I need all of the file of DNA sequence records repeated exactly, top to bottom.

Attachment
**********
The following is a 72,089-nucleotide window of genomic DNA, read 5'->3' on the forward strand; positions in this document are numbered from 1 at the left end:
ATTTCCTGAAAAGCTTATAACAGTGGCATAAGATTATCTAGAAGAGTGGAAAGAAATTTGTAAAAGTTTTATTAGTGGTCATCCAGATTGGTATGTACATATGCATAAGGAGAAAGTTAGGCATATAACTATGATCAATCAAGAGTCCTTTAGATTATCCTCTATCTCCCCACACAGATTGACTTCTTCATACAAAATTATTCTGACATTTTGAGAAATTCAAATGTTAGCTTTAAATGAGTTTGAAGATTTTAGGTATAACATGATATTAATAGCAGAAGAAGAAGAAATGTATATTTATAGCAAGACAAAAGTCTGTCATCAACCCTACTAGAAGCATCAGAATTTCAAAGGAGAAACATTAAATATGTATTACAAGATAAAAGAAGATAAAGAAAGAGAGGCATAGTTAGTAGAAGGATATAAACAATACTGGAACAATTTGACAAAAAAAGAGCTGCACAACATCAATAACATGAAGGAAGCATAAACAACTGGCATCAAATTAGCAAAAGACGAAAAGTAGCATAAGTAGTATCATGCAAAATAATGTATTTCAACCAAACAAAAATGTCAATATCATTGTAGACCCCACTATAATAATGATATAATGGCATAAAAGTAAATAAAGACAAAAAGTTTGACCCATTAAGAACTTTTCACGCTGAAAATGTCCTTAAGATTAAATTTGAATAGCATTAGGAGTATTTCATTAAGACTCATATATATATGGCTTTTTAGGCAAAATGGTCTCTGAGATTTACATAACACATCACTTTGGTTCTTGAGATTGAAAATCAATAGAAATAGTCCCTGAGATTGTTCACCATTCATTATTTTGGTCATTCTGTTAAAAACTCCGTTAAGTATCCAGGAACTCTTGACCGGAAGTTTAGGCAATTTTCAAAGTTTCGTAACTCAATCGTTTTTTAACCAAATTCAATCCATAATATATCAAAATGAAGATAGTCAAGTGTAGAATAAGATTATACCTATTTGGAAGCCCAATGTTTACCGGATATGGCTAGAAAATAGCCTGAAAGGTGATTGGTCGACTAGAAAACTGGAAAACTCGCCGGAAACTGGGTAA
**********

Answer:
The following is a 72,089-nucleotide window of genomic DNA, read 5'->3' on the forward strand; positions in this document are numbered from 1 at the left end:
ATTTCCTGAAAAGCTTATAACAGTGGCATAAGATTATCTAGAAGAGTGGAAAGAAATTTGTAAAAGTTTTATTAGTGGTCATCCAGATTGGTATGTACATATGCATAAGGAGAAAGTTAGGCATATAACTATGATCAATCAAGAGTCCTTTAGATTATCCTCTATCTCCCCACACAGATTGACTTCTTCATACAAAATTATTCTGACATTTTGAGAAATTCAAATGTTAGCTTTAAATGAGTTTGAAGATTTTAGGTATAACATGATATTAATAGCAGAAGAAGAAGAAATGTATATTTATAGCAAGACAAAAGTCTGTCATCAACCCTACTAGAAGCATCAGAATTTCAAAGGAGAAACATTAAATATGTATTACAAGATAAAAGAAGATAAAGAAAGAGAGGCATAGTTAGTAGAAGGATATAAACAATACTGGAACAATTTGACAAAAAAAGAGCTGCACAACATCAATAACATGAAGGAAGCATAAACAACTGGCATCAAATTAGCAAAAGACGAAAAGTAGCATAAGTAGTATCATGCAAAATAATGTATTTCAACCAAACAAAAATGTCAATATCATTGTAGACCCCACTATAATAATGATATAATGGCATAAAAGTAAATAAAGACAAAAAGTTTGACCCATTAAGAACTTTTCACGCTGAAAATGTCCTTAAGATTAAATTTGAATAGCATTAGGAGTATTTCATTAAGACTCATATATATATGGCTTTTTAGGCAAAATGGTCTCTGAGATTTACATAACACATCACTTTGGTTCTTGAGATTGAAAATCAATAGAAATAGTCCCTGAGATTGTTCACCATTCATTATTTTGGTCATTCTGTTAAAAACTCCGTTAAGTATCCAGGAACTCTTGACCGGAAGTTTAGGCAATTTTCAAAGTTTCGTAACTCAATCGTTTTTTAACCAAATTCAATCCATAATATATCAAAATGAAGATAGTCAAGTGTAGAATAAGATTATACCTATTTGGAAGCCCAATGTTTACCGGATATGGCTAGAAAATAGCCTGAAAGGTGATTGGTCGACTAGAAAACTGGAAAACTCGCCGGAAACTGGGTAA